Generic Strategies

The concept of generic strategies was popularized by the book “Competitive Strategy” from Michael Porter in 1980. These are not business strategies in the sense that they do not provide clarity and definition of the strategic direction of a business. Business strategy describes where and how the firm intends to compete in order to gain a competitive advantage. The purpose of a business strategy is to provide a clear guide for all decisions regarding priorities and allocation of resources. Generic strategies do not provide the clarity and definition required to guide all decisions.

What generic strategies do provide is an approach to strategy or a general description of strategic direction. These can be useful in the firm’s early stages of strategy selection or in providing a general description of competitors’ strategies. Porter listed three generic strategies – overall cost leadership, differentiation, and focus. I prefer to think of them as four general choices, as shown in the graphic. In essence, however, they all describe a method of differentiation based on either cost or features and benefits which are targeted at either the total market or the customer needs in a select segment.

The graphic is useful in demonstrating that strategy is a matter of choice. It is not possible for a single organization to choose more than one of these general directions. Firms must choose whether they will pursue a low cost position or a strategy of differentiation by offering features and benefits in either product or service that meet customer needs in a way superior to competition. Of course, the buying decision on the part of customers is based on an evaluation of the value offerings of the various competitive suppliers and evaluating each offering based on the entire list of customer needs. This means that even with a differentiation strategy, the economic value of the features and benefits must justify the price. Likewise, pursuing a low cost position still requires some fundamental offering of features and benefits. But a firm cannot compete with one foot in each camp of chasing the lowest cost position while trying to outdo competitors in features and benefits.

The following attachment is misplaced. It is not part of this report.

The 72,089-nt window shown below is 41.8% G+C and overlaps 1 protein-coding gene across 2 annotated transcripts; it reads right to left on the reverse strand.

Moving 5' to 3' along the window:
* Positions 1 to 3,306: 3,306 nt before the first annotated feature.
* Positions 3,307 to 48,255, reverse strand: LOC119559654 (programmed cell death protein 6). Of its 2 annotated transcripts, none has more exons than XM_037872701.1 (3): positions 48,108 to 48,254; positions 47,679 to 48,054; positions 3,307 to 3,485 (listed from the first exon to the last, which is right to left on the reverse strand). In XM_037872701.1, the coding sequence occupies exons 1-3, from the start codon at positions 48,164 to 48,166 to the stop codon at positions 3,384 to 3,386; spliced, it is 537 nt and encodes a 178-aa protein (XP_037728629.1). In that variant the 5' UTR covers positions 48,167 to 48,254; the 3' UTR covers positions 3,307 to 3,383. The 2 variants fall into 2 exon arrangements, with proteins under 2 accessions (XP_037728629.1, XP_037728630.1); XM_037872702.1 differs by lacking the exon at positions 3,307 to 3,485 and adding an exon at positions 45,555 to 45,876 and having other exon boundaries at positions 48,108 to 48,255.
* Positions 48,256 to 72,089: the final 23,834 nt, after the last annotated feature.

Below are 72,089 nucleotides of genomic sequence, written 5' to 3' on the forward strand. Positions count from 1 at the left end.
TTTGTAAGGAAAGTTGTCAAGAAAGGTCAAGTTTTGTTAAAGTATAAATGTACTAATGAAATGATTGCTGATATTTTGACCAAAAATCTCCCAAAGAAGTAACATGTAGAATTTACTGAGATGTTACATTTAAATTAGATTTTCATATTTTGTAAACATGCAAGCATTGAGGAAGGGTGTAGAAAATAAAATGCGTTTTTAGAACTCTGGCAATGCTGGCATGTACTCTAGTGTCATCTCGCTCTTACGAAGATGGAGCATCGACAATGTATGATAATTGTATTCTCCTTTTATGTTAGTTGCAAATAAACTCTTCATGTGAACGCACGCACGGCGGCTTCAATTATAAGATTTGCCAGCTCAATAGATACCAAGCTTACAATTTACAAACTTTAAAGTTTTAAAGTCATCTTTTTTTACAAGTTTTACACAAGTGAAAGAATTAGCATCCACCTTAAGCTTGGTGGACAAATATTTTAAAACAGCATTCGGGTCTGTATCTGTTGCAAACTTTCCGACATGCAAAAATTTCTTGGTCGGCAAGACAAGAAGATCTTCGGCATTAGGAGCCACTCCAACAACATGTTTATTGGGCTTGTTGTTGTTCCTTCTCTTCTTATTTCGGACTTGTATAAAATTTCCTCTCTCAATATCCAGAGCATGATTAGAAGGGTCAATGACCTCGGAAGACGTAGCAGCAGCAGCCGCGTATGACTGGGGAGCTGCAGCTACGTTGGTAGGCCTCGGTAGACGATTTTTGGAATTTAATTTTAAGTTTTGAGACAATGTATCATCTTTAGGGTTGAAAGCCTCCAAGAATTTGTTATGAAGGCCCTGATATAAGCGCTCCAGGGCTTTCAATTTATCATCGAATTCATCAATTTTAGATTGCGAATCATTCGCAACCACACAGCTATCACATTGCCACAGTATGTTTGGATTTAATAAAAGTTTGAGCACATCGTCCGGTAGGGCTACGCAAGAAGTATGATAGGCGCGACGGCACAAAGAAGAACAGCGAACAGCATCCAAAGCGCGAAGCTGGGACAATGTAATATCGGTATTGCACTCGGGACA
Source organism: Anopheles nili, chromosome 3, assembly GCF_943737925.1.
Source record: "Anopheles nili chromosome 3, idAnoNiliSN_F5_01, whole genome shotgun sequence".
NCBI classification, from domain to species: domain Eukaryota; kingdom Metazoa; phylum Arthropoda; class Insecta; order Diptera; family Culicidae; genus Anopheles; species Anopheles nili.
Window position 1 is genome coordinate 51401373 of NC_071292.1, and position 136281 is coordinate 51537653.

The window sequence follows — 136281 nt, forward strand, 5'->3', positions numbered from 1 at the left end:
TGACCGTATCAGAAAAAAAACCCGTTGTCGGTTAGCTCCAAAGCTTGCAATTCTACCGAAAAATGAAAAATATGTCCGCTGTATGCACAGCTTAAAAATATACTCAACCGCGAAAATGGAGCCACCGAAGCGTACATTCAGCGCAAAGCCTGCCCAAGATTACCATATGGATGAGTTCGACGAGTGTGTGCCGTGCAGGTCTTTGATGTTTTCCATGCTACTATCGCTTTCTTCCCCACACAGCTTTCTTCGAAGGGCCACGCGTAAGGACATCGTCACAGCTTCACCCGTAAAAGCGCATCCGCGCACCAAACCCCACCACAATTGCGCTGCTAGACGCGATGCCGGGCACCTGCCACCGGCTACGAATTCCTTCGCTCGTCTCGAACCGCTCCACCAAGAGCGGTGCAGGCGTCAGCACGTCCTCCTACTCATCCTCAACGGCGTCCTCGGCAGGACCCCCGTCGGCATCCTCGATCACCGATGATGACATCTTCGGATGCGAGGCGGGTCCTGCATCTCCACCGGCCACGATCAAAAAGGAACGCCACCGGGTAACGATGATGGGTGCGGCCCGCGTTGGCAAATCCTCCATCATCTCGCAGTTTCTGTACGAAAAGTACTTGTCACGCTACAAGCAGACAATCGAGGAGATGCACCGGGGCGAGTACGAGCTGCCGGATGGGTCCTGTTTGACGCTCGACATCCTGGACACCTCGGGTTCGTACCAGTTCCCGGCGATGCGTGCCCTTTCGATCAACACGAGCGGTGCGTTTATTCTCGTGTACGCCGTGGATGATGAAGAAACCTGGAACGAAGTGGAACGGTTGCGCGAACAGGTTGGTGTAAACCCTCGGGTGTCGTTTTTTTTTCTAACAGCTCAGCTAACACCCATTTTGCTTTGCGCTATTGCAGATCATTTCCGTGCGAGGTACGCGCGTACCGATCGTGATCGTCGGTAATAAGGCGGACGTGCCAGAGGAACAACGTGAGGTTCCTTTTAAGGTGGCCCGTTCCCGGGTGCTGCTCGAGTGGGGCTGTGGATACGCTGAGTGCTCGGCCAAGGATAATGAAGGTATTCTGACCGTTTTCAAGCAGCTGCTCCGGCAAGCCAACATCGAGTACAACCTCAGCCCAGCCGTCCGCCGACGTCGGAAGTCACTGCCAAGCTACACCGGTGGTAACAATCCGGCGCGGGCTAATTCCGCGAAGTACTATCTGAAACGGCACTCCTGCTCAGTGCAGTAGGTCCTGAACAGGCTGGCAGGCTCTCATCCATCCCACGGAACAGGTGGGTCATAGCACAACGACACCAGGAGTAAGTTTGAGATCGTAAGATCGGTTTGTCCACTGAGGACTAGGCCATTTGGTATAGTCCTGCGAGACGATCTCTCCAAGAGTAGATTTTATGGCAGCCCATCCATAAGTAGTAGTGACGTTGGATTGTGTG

In a similar way, firms also sometimes struggle by attempting to be all things to all people. If the firm’s decision is to serve the entire market, the choice of features and benefits must be driven by the general requirements of customers across the industry. In some markets it is difficult to identify an industry-wide position and, by necessity, the firm must choose a segment or segments for which to target their product/service offering. Unlike the cost vs. differentiation choice, it is possible to target more than one segment for a focus strategy. However, firms should be cautious about compromising their competitive position by either mixing the features and benefits requirements of various segments or not clearly communicating with customers regarding the appropriate product/service. (Some firms address this issue by using different brands for different segments.)

A market focus with a low cost position, again, is a matter of defining the fundamental needs of a segment, which may differ from the overall market, and then pursuing the lowest cost position for serving that segment. By definition, the focus with low cost means that features and benefits are limited to the segments basic requirements.

The concept of generic strategies is an important tool for use in building a consensus within the firm regarding a general direction of business strategy. When it is understood and accepted that this decision is about choices, the leadership team can then be united in pursuing a full definition of the firm’s business strategy.

Is your business strategy firmly planted in one of the generic strategy boxes? Does your strategy have enough definition and clarity to drive the organization’s decisions?

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